On any list of the NHL’s best defencemen, it would take quite a while to reach the name of New York Rangers rearguard Anton Stralman. That’s why a report last week from Larry Brooks of the New York Post stating that Stralman had rejected a three-year contract extension with the club at a significant price point came as a real surprise.
The Post has learned Anton Stralman rejected the Rangers’ offer prior to the Olympics for an extension believed in the three-year, $9 million range, which is somewhat shocking. The Blueshirts, who have righty Kevin Klein on the third pair at $2.9 million, will take another go at it after the season.
There is some question as to whether the interaction reported above actually happened. Pat Leonard of the New York Daily News writes that Stralman’s agent, Marc Levine, called the report “false” when reached for comment but “did not elaborate” on that statement.
Regardless of the specifics of what happened, the conflicting reports raise some interesting questions. Would Stralman have been wise to turn down the offer as laid out in the Post? What will the pending free agent be worth on the open market this summer?
It’s difficult to establish the market value of any player, but defencemen in particular are problematic because traditional statistics miss out on a large portion of their value to their respective teams. One way to establish a list of salary comparables is to look at ice time, which shows how each player is valued relative to his teammates.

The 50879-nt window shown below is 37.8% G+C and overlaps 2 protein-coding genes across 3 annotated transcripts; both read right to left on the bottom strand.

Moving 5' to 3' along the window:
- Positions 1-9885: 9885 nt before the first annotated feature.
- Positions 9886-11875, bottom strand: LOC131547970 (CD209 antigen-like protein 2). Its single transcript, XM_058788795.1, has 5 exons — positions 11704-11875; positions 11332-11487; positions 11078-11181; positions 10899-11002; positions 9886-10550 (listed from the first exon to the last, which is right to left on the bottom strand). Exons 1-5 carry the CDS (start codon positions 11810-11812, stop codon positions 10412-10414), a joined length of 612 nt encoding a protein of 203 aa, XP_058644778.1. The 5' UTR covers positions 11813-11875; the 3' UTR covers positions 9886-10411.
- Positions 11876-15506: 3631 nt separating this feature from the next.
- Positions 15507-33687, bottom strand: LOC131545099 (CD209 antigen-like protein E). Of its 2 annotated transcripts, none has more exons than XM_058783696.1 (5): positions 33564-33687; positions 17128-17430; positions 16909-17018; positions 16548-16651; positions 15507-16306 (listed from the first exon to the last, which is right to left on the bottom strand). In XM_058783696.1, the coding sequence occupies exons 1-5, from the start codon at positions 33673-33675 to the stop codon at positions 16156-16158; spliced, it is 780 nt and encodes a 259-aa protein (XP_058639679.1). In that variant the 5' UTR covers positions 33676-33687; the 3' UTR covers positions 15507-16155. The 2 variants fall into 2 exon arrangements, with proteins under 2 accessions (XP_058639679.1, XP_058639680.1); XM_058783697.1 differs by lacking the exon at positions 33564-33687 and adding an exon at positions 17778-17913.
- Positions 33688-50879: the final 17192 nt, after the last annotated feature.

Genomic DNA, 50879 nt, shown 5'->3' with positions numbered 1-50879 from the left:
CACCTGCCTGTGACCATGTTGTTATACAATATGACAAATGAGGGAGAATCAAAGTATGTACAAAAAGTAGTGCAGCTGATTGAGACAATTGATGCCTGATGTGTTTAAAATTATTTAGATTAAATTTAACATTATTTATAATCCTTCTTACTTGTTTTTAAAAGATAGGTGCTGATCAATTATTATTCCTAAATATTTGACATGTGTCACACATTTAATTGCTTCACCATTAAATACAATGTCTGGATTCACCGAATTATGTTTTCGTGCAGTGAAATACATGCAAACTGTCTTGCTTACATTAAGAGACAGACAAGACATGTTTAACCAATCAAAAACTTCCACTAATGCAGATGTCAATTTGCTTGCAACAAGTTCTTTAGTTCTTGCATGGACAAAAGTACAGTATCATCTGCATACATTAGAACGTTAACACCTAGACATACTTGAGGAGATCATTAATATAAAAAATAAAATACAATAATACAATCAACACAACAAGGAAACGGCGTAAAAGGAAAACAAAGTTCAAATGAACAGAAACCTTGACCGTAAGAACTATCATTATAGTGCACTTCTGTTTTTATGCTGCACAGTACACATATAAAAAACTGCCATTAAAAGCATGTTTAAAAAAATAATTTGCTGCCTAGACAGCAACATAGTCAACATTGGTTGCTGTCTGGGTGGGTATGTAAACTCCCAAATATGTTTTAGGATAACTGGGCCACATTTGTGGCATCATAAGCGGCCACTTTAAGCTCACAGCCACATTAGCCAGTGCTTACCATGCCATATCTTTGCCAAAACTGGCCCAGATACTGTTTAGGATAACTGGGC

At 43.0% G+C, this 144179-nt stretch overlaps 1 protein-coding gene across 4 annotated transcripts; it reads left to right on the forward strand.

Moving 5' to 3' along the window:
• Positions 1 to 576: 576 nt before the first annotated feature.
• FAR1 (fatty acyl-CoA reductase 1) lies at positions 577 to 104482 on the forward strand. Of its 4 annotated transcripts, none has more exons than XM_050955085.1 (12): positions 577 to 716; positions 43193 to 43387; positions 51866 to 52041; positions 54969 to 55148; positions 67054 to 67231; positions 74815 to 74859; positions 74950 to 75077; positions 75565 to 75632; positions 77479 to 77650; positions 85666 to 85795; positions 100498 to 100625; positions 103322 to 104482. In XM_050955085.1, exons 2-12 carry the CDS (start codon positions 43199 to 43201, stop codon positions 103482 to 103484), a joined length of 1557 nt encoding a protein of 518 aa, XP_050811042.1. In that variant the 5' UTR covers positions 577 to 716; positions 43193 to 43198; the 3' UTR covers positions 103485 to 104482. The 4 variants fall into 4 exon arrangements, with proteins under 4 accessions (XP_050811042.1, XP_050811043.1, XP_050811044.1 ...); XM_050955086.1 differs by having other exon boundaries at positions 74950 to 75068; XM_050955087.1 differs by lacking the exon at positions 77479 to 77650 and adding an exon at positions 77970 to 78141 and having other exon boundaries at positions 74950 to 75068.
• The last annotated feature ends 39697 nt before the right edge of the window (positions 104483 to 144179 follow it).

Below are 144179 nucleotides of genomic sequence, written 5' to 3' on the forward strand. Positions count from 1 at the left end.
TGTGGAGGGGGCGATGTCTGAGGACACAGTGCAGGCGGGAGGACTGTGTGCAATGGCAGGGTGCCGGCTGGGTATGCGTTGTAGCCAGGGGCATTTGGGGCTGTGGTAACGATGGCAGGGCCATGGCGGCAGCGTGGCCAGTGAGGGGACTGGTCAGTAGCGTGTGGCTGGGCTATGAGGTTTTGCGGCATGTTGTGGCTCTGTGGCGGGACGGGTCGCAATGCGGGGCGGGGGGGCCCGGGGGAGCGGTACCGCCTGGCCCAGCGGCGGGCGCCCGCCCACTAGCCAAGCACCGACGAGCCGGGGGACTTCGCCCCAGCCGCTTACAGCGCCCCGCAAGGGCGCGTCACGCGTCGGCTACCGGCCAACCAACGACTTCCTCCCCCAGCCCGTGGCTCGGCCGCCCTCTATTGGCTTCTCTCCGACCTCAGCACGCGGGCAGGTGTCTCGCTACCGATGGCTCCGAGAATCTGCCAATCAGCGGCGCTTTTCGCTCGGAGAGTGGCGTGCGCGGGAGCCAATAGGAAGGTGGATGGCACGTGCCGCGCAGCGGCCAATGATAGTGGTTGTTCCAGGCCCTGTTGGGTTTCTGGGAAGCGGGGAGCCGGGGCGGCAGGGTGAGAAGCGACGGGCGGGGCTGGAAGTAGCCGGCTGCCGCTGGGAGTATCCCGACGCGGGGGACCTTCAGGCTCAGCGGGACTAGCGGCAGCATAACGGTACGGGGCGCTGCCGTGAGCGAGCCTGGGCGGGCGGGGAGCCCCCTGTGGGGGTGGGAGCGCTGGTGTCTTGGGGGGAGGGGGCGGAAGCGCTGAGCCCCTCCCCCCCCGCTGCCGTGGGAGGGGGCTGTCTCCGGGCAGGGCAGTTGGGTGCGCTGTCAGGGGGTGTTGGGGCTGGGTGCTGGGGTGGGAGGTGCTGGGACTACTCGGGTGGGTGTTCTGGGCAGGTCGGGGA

Looking at last summer’s class of free-agent defencemen, we find four players who are rough ice-time fits for Stralman. Our criteria here were relatively lose: Any defenceman who had averaged within two minutes per game of Stralman in his free-agent year and within two minutes of Stralman’s three-year average over the three seasons preceding free agency was included. Here’s the list:
|Player||Age||1 Yr. TOI||3 Yr. TOI||Cap Hit (MM)||Years|
The big item here is age. Stralman is 27; the other players on this list were all in their early to mid-30s when they signed. Additionally, Stralman’s ice time has increased over the last few seasons, while with the exception of Ference, our aging defencemen have seen their salaries fall.
Given Stralman’s age and progression, it’s reasonable to expect that he’d be toward the higher end of the salary list we’ve just examined. That puts him somewhere in the range of Ference ($3.25 million cap hit, four-season deal) or Regehr ($3.00 million cap hit, two-season deal).
CapGeek.com, the source for the salary information above, provides another powerful reason to think that Stralman should be confident of landing a hefty offer as a summer free agent. The salary website maintains a list of pending unrestricted free agents, and it isn’t an encouraging list for teams looking for defensive help. The number of players within a five-year age gap of Stralman and averaging as many or more minutes per game is illuminating:
MacDonald might be seen as the best of the lot here, but he has terrible (really, really terrible) advanced statistics. After considering the numbers, one writer for the SB Nation website Jewels from the Crown concluded that “the best possible outcome is that he doesn’t completely ruin the roster.”
Hainsey and Gilbert both struggled to get contracts this past summer; Gilbert himself was a compliance buyout not all that long ago. Benoit played 34 games in the AHL last season, and more than half his career major league games have come with the Colorado Avalanche this year.
Leaving $9.0 million on the table, if it actually happened, would be a risk by Stralman’s camp. But looking at what happened last year and who is competing for blue-line money this year, and recognizing that the salary cap is likely to rise in the offseason, it’s easy to imagine Stralman getting that much or more on the open market.